Sixty-six passes were thrown in this year's NFC championship game, three intercepted by San Francisco defenders, two caught for San Francisco touchdowns and one batted away by Ronnie Lott, the nothing-is-free safety, preempting Flipper before the Rams' very eyes.
But the pass Mike Sherrard will never forget was a short out to the sideline, a fly-speck of a pattern that gained the 49ers all of six yards a minute before halftime.
"My eyes dilated five times their normal size," Sherrard says. "I was shocked."
The last time Sherrard had seen such a pass--i.e., one thrown to him--the year was 1986 and his allegiance was to the Dallas Cowboys. One year out of UCLA, he looked one year away from the Pro Bowl, catching 41 passes for 744 yards and five touchdowns.
No Cowboy rookie since Bob Hayes had caught as many balls--or stopped as many clocks. Sherrard was a 4.3-second man in the 40-yard sprint, 4.2 on his good days. He was a 23-year-old on the go, with places to see, people to beat and land to scorch.
"I was going to be a starter for 10 years," Sherrard says. "I was going to the Pro Bowl. I was going to the playoffs . . .
"Obviously, it didn't happen that way."
At least as obvious as the scars on Sherrard's right leg, reminders of the metal plates and screws that had once been inside.
Sherrard had broken the first commandment of self-preservation as an NFL wide receiver. He broke a leg. It is the torn rotator cuff of his particular skill group, the one injury to avoid when you make your living trying to outrun professional defensive backs.
Do it once and people start talking about you in the past tense, in hushes and whispers, grieving over the loss of that beloved first step.
Sherrard did it twice. Within a span of eight months.
The first break came during the Cowboys' training camp of 1987. The second came on the beaches of Southern California, in March 1988, while Sherrard was trying to rehabilitate the leg. Soon, he was rehabilitating the rehabilitation.
As a result, Sherrard owns a personal statistical printout unequaled by any active player:
1987--Did Not Play.
1988--Did Not Play.
1989--Did Not Play.
Yes, Sherrard is active again. That's Part I of the big news. Part II is the gold-and-red hat on his head--helmet of the San Francisco 49ers, crown of the reigning world champions, in New Orleans to defend the title.
From Dallas to the Super Bowl. You can't get there from here, they say.
But Sherrard found a way, though he'd never endorse the method.
After two breaks and too many team doctors telling him he'd never play again, Sherrard opted for Plan B free agency when the Cowboys left him unprotected last winter.
To his pleasant surprise, Sherrard found suitors.
"The 49ers, Phoenix and Green Bay," Sherrard says, ticking them off. "I had legitimate offers from all three. Green Bay told me, 'Mike, you can be a starter right away.' Phoenix offered good money."
But San Francisco offered something more.
"Location was important, and money was important," Sherrard says, "but I didn't want to go somewhere where I'd be rushed. The 49ers are a team with a reputation for taking a certain talent and getting the most out of it. I knew I could take my time. With (Jerry) Rice and (John) Taylor, I knew I wouldn't be rushed back on the field."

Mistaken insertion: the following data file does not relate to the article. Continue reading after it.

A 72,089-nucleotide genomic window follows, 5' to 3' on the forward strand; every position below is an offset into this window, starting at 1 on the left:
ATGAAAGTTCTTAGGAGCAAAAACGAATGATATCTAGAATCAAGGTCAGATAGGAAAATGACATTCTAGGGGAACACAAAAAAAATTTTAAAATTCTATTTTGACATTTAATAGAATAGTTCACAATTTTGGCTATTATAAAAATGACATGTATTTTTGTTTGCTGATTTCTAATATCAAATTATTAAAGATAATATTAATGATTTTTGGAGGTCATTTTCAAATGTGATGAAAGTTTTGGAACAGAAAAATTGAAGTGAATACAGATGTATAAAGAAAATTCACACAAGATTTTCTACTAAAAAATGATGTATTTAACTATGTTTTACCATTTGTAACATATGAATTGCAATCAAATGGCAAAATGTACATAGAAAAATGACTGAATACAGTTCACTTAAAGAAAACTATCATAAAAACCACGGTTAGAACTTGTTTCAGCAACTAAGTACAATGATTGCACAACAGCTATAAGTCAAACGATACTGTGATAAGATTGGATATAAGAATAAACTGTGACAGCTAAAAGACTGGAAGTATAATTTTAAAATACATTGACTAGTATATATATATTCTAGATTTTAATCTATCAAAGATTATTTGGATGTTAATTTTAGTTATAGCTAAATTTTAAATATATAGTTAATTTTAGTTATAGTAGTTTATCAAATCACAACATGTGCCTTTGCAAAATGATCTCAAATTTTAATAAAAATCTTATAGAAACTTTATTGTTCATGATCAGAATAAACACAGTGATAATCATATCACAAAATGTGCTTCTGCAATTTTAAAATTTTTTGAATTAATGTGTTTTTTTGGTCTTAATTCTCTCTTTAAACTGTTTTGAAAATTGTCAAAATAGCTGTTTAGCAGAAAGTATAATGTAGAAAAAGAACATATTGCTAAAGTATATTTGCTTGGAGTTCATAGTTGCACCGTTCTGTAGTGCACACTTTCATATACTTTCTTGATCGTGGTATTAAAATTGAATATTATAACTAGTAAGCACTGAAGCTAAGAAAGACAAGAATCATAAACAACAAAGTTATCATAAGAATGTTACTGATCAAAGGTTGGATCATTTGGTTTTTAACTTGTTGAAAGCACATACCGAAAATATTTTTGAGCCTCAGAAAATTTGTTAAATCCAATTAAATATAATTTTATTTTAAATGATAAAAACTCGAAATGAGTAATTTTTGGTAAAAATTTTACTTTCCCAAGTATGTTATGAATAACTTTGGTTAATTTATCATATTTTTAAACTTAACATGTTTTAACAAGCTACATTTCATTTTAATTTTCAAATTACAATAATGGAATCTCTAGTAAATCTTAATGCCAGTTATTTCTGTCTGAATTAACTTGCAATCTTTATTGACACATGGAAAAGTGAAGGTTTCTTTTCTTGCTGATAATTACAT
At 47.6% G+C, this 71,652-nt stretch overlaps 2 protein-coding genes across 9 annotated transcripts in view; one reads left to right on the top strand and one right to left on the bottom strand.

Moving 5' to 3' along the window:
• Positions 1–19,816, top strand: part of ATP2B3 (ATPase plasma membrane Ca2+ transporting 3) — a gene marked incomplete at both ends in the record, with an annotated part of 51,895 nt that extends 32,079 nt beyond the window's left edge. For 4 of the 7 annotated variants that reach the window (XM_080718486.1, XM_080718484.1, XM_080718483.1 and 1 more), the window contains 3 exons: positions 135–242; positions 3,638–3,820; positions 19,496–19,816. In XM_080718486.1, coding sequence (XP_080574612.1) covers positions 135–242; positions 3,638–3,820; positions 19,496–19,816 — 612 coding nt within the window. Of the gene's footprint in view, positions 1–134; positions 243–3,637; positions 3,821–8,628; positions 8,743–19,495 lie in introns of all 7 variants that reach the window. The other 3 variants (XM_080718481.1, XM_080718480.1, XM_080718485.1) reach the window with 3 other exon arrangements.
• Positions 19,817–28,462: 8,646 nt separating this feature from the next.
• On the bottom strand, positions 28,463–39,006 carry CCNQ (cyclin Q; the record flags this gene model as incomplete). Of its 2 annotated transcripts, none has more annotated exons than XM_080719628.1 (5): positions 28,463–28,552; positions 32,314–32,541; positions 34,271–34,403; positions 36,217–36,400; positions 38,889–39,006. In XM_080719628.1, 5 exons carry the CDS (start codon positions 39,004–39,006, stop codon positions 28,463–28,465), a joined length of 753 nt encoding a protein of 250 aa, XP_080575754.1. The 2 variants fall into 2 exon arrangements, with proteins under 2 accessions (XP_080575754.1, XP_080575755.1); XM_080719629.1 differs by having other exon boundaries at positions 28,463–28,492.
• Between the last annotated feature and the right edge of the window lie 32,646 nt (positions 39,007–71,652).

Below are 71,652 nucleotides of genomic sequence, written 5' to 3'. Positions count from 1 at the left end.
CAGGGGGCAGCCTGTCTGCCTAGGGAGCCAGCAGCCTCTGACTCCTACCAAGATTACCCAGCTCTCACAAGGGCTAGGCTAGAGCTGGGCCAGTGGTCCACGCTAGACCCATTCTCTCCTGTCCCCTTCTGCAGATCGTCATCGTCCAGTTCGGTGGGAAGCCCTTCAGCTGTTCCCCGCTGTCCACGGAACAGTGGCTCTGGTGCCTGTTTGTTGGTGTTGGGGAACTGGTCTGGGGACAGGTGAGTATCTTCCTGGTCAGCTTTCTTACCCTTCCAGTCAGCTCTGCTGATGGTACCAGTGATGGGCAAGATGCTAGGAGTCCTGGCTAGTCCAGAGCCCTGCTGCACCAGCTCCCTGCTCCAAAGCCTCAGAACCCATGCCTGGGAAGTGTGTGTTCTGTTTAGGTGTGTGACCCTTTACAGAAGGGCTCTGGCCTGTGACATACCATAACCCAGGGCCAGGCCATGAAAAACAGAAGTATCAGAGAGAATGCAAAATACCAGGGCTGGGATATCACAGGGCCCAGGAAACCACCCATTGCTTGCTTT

That mattered greatly to Sherrard, who believes he was rushed into his second fracture by doctors in Dallas.
"The first break was freakish," he says. "It happened, basically, because my muscles were fatigued. The second time, I got bad medical advice.
"I had an operation to remove metal plates and screws from my leg, and two months later the doctor had me running on the beach. I paid for his mistake.
"I was left with screw holes in the bone; the bone was still too weak. But I didn't go to medical school. I didn't know. Live and learn."
Sherrard and the Cowboy medical staff were at odds until the end. Sherrard decided to try the open market when he became convinced that doctors would never clear him to play again in Dallas, and now he believes they tried to sandbag him to the clubs that showed interest.
"They kept saying I'd never play again," Sherrard says. "I don't think they would have ever passed me on a physical. They'd say I could break it again by jumping or cutting or whatever.
"Staying in Dallas, I felt, would be cutting my own throat. I kind of felt I was in a position where I had to leave."
The 49ers gave Sherrard the two things he wanted: a chance and some time. He opened the 1989 season on the physically-unable-to-play list and stayed there throughout the regular season, carefully running routes and taking hits in practice.
San Francisco activated him for the playoffs, using him in four-receiver passing situations against the Minnesota Vikings. No passes were thrown his way. Then came the Rams and that six-yard completion, followed two plays later by another catch, this good for 15 yards.
The 49ers were on their way to their third touchdown of the game, and Sherrard, in his mind, was on his way to comeback player of the year.
"Personally, just being on the field is it," he says. "That makes me real happy. Catching a ball, getting a first down--all that is gravy."
And now, the Super Bowl. For an ex-Cowboy, it's tough to fathom. From a 3-13 situation to one win from it all.
Pretty good career move.
"If you look at my career," Sherrard says, "it's been nothing but peaks and valleys. Being the Cowboys' No. 1 pick--then holding out. My rookie year--and the (players') strike. Breaking my leg and switching teams--and now this.
"So many things have happened in a short career. I just hope I can level out . . . on top."
For the past three years, Sherrard always figured he was due for a different kind of break.